Lions wander past much more than one would expect in medieval folklore. It’s one of the problems of examining these tales, one can assume (as I have above) some element of physical underpinning but the fact they were so prone to intermingling the plainly mythic with the evidently factual makes it very hard to take a view on whether any given element has a basis in fact or not (not that I’m suggesting the lion does).

    Have you ever read The History of the Franks? It’s quite wonderful in that it starts, logically I suppose, with Adam and Eve. It takes ages before you get to the first of the Franks. I can’t believe the author assumed it was all literally true, since apart from anything else much would have been unverifiable, but the author plainly doesn’t make the distinction between the mythic and the prosaic in the way we would.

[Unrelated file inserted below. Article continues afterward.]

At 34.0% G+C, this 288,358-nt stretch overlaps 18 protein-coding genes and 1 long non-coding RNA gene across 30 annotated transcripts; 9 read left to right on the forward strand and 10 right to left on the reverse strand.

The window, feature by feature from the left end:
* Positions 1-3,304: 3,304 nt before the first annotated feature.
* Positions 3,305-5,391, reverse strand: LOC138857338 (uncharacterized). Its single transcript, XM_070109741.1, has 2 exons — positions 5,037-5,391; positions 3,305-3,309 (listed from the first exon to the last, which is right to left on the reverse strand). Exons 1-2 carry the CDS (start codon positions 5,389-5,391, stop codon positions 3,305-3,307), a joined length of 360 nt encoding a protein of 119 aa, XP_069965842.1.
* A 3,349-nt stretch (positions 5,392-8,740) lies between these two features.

4. I think you’re quite right about the myth/folklore element, and I hadn’t associated the vampire myth with saints’ incorruptibility, which is pretty ironic…though maybe not: both sets of legends are intended to increase awe towards the deceased person of supernatural power. The lion of course indicates the traditional notion that saints have special control over nature: even early desert fathers’ apophthegmata relate stories of, eg, friendly crocodiles acting as living rafts to ferry hermits across rivers. Edenic symmetry between holy person and natural world (hence the reverence of the otters, and Kevin’s empathy with the blackbird). As for the Franks, yes, I read Gregory of Tours years ago, and as I mentioned in the last couple of posts (Gerald of Wales) the whole notion of ‘this happened or must have happened’ is fascinating: a hagiographical motif that’s worthy of David Shields or post-modern revisionists – early lives of St Gregory are among the earliest to suggest that even if the events narrated didn’t happen, they could or should have. Realism: who needs it?! Sholes and Kellogg, The Nature of Narrative is one of the first books I read, many years ago, that presented a compelling account of the rise of the ‘histor’, and the development of the realist novel via autobiography, biography, etc. – Plutarch, Herodotus, etc. Saints’ lives generally make no attempt to present biography as we know it, so the notion of the incorruptible body is essentially a metaphor: I’m not aware of any biological analogue (as in bogmen/corpses preserve in peat, etc.) that might have influenced the hagiographers: they weren’t generally interested in historical verisimilitude.